How to select the correct biosafety cabinet

By della89, April 4, 2013

biological safety cabinet

Biosafety cabinets are ventilated workspaces that are designed to protect laboratory personnel, products and the environment from contamination during research on infectious microorganisms. They are designated as Classes I, II and III depending expected hazards and the safety levels required.

Biosafety levels

The risks associated with work on microorganisms and the degrees of containment required are ranked in four biosafety levels. Level 1 agents do not pose risks to healthy adults or the environment. Examples are canine hepatitis and laboratory cultures of E. coli. Level 2 agents pose a moderate risk of infection to healthy humans and can be salmonella, mumps, measles, Lyme disease and scrapie. Level 3 agents could cause potentially lethal illnesses and include bacillus antracis, SARS coronovirus and yellow fever virus. Level 4 agents are highly dangerous and pose a serious risk of aerosol transmitted infections such as smallpox and Ebola virus.

Class I cabinets
A Class I biological safety cabinet is similar to a laminar fume hood and provides protection to a laboratory operator and the environment, but does not protect the product under investigation. The exhaust air is filtered through a HEPA (high efficiency particulate air) filter. Some Class I cabinets recirculate air into the laboratory but need frequent changes of HEPA filter.

Class II

Class II biological cabinets provide a vertical flow of HEPA-filtered air into the workspace and also HEPA filter the exhaust. There are four subdivisions within this class. Type A is the lowest level of containment for use on low risk agents. It is similar to a Class I cabinet and suited for laboratories where cabinets cannot be hard ducted to outside ventilation. Type B1 cabinets exhaust 30 percent of the air flow. They can be used for work on toxic chemicals and radionuclides if hard ducted to an external exhaust system. Types B2 and B3 exhaust all of the air and must be connected to a dedicated exhaust system. These can be used for investigations on Level 1, 2 and 3 agents. The Class II cabinets can be modified to accommodate special tasks. One frequent adaptation is to attach microscope eyepieces. The working surface can be modified to accommodate centrifuges and other equipment which may need containments during special investigations.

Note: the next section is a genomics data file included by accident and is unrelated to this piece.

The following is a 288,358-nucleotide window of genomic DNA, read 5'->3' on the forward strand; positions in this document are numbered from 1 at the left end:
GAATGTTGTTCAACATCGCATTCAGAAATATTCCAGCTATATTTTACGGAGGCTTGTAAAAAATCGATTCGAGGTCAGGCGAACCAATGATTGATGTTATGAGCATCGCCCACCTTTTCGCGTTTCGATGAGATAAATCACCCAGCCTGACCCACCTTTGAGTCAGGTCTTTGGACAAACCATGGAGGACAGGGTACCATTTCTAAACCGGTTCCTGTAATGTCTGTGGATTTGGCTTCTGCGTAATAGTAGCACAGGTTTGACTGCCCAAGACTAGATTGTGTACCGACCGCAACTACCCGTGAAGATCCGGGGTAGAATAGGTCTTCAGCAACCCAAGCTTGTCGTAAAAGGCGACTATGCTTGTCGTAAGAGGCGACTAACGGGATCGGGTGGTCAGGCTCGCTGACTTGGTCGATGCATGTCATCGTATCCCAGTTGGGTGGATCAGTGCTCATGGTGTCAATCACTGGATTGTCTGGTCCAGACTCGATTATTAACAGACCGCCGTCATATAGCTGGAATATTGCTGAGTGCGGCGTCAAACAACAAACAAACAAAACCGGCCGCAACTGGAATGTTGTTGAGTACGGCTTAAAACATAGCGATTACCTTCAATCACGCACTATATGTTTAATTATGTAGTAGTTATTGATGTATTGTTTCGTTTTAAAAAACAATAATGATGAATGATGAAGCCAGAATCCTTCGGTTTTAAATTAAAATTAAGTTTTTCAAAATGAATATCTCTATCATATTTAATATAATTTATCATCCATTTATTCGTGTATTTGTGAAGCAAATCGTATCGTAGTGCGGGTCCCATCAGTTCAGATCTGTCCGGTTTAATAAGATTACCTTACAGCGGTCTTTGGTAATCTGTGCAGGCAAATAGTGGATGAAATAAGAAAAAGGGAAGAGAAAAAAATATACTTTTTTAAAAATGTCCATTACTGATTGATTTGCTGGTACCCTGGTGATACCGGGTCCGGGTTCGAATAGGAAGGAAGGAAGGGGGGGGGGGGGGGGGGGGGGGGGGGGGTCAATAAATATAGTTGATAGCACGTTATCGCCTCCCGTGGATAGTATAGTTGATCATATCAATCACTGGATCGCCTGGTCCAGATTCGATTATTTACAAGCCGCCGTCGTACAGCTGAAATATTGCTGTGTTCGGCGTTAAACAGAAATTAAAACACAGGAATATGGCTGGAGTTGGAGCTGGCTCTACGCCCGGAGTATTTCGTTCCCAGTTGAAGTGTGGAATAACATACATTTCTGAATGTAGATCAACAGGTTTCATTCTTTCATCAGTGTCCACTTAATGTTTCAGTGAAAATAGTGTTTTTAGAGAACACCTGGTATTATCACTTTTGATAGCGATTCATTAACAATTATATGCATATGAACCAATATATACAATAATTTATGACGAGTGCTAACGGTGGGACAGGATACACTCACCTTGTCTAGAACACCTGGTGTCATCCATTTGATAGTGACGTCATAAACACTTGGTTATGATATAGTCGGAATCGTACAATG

Class III
The Class III biosafety cabinet is used for the investigation of highly infectious level 4 agents and hazardous operations. It provides the maximum protection to laboratory personnel, environment and products. Exhaust air passes through two HEPA filters before release into a special ventilation system. Access for products into the cabinet is through a dunk tank and autoclave. Researchers conduct operations through use of heavy duty rubber gloves attached to gas tight ports on the side of the cabinet. A number of Class III cabinets can be custom built and attached together in a line to provide a larger workspace.

Conclusion
A biological safety cabinet is a primary containment device for research on infections biological agents and hazardous chemicals. They provide protection for laboratory personnel, products and the environment. The choice of cabinet class depends on the hazards posed by the products under investigation.

AUTHOR BIO

Sarah writes widely on laboratory management and biological safety cabinet for a wide range of pharmaceutical industry websites and blogs. Visit this page for more information on laboratory procedures.

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